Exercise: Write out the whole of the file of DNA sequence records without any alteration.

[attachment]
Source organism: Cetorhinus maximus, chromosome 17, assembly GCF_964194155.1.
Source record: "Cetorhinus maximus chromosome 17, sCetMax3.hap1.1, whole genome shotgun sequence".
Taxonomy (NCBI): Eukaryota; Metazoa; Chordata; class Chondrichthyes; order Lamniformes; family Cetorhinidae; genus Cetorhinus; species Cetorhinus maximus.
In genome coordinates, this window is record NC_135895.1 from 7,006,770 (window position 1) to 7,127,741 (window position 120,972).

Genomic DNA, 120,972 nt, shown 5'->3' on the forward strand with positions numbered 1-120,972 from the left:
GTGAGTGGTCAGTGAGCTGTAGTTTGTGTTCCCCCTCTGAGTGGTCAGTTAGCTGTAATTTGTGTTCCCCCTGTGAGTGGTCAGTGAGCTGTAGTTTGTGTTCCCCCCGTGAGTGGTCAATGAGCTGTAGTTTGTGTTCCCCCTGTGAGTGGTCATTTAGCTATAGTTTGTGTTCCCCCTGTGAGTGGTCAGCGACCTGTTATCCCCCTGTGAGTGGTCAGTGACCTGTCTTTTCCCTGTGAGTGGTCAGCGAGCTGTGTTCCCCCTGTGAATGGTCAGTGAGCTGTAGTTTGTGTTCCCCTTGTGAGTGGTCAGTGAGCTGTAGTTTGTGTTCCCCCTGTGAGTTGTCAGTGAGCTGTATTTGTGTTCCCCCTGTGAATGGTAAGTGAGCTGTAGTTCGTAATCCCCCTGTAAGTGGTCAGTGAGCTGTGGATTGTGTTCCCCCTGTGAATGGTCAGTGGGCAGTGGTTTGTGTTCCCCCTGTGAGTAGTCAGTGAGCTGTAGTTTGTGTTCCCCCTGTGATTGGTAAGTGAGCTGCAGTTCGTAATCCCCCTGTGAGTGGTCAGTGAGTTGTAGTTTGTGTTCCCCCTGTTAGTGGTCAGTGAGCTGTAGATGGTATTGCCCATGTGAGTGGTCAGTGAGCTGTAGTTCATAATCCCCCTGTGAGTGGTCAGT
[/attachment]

Source organism: Cetorhinus maximus, chromosome 17, assembly GCF_964194155.1.
Source record: "Cetorhinus maximus chromosome 17, sCetMax3.hap1.1, whole genome shotgun sequence".
Taxonomy (NCBI): Eukaryota; Metazoa; Chordata; class Chondrichthyes; order Lamniformes; family Cetorhinidae; genus Cetorhinus; species Cetorhinus maximus.
In genome coordinates, this window is record NC_135895.1 from 7,006,770 (window position 1) to 7,127,741 (window position 120,972).

Genomic DNA, 120,972 nt, shown 5'->3' on the forward strand with positions numbered 1-120,972 from the left:
GTGAGTGGTCAGTGAGCTGTAGTTTGTGTTCCCCCTCTGAGTGGTCAGTTAGCTGTAATTTGTGTTCCCCCTGTGAGTGGTCAGTGAGCTGTAGTTTGTGTTCCCCCCGTGAGTGGTCAATGAGCTGTAGTTTGTGTTCCCCCTGTGAGTGGTCATTTAGCTATAGTTTGTGTTCCCCCTGTGAGTGGTCAGCGACCTGTTATCCCCCTGTGAGTGGTCAGTGACCTGTCTTTTCCCTGTGAGTGGTCAGCGAGCTGTGTTCCCCCTGTGAATGGTCAGTGAGCTGTAGTTTGTGTTCCCCTTGTGAGTGGTCAGTGAGCTGTAGTTTGTGTTCCCCCTGTGAGTTGTCAGTGAGCTGTATTTGTGTTCCCCCTGTGAATGGTAAGTGAGCTGTAGTTCGTAATCCCCCTGTAAGTGGTCAGTGAGCTGTGGATTGTGTTCCCCCTGTGAATGGTCAGTGGGCAGTGGTTTGTGTTCCCCCTGTGAGTAGTCAGTGAGCTGTAGTTTGTGTTCCCCCTGTGATTGGTAAGTGAGCTGCAGTTCGTAATCCCCCTGTGAGTGGTCAGTGAGTTGTAGTTTGTGTTCCCCCTGTTAGTGGTCAGTGAGCTGTAGATGGTATTGCCCATGTGAGTGGTCAGTGAGCTGTAGTTCATAATCCCCCTGTGAGTGGTCAGT